In short, quantum mechanics is a probabilistic theory which incorporates wave properties and particle properties of matter into one, the mathematical entity to describe the state is called wave function. A striking feature is superposition of state, for instance a cat is simultaneously alive and dead before measurement.

In quantum mechanics we don't speak of orbit as orbit in mental picture means you know a matter position and momentum to definite amount at every time. Yet, Heisenberg uncertainty principle gives $\Delta x \Delta p \geq \hbar/2$. From this inequality, if one uncertainty is zero, another uncertainty is infinite. Thus, the mental picture breaks down.

Stationary orbits, means transition from one wave function to another is difficult. After tedious calculation of hydrogen atom, each wave function correspond to different orbital angular momentum and Energy.

Conservation laws are still obey in quantum mechanics, and hydrogen will not under goes spontaneously transition by itself restricted by second law of thermodynamics, different discretised energy and orbital angular momentum require very accurate magnitude of disturbance are required for transitions.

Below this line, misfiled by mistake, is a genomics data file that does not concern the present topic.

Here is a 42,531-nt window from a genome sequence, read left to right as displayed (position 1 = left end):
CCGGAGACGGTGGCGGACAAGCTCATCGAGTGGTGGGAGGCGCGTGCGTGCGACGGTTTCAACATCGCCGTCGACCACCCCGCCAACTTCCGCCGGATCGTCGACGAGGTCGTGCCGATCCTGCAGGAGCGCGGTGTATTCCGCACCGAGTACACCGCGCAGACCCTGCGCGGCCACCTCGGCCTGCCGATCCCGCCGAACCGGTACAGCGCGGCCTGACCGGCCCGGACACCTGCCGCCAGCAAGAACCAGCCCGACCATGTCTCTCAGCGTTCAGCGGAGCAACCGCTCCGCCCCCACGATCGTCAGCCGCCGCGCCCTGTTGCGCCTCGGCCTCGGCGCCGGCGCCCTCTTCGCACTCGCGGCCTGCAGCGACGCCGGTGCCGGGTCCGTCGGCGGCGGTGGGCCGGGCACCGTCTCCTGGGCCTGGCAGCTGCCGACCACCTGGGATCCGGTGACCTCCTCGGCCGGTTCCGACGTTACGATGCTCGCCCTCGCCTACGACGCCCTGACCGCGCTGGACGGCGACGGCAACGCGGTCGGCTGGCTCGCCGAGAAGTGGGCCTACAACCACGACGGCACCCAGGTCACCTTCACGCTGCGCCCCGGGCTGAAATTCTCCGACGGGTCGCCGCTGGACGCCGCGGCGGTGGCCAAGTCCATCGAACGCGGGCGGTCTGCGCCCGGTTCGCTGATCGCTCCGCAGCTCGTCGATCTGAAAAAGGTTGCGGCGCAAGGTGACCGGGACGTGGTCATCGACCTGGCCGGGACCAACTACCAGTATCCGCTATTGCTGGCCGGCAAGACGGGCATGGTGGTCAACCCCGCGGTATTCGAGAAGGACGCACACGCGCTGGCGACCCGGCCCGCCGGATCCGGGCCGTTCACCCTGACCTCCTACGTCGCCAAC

These lead to constant most probable position of particle to be found. In classical terms, which means stationary orbit.


This concept is direct result of the postulate that angular momentum $L$ of an electron in an orbit is integral multiple of a given value and is given by: $$L = \frac {nh}{2\pi}$$

At the time it was quite a mystery as to why this postulate should hold, until de Broglie came up with his hypothesis (which was later verified to be true).

de Broglie in his hypothesis, in its essence, stated that all of the matter is dual natured (i.e., a wavevicle), the nature that it shows depends on the type of situation it is in. It behaves like a particle when interacting with other matter to exchange energy and/or momentum whereas it behaves like wave when in motion i.e., without energy and momentum exchange with other particles. The wavelength of such a matter-wave is given by:$$\lambda = \frac hp$$

These electrons in an atom behave like waves. In a hydrogen atom there is a single electron so the calculations for it's different properties become much simpler.

de Broglie reasoned that if an electron revolves around a proton in an orbit of radius $r$ then this wave will interfere with itself. He argued that these matter waves will survive only in those orbits where a standing wave forms. This means if this wave had a wavelength of $\lambda$ ($= \frac hp$) then the orbit radius should be such that:

$$2\pi r = n\frac hp$$

Since $pr= L$ this means that:

$$L = \frac {nh}{2\pi}$$

It is worth mentioning here that these matter-waves were later interpreted as probability waves by Max Born.

Note: The method use to analyse the situation is semi-classical in nature hence it doesn't provide complete picture.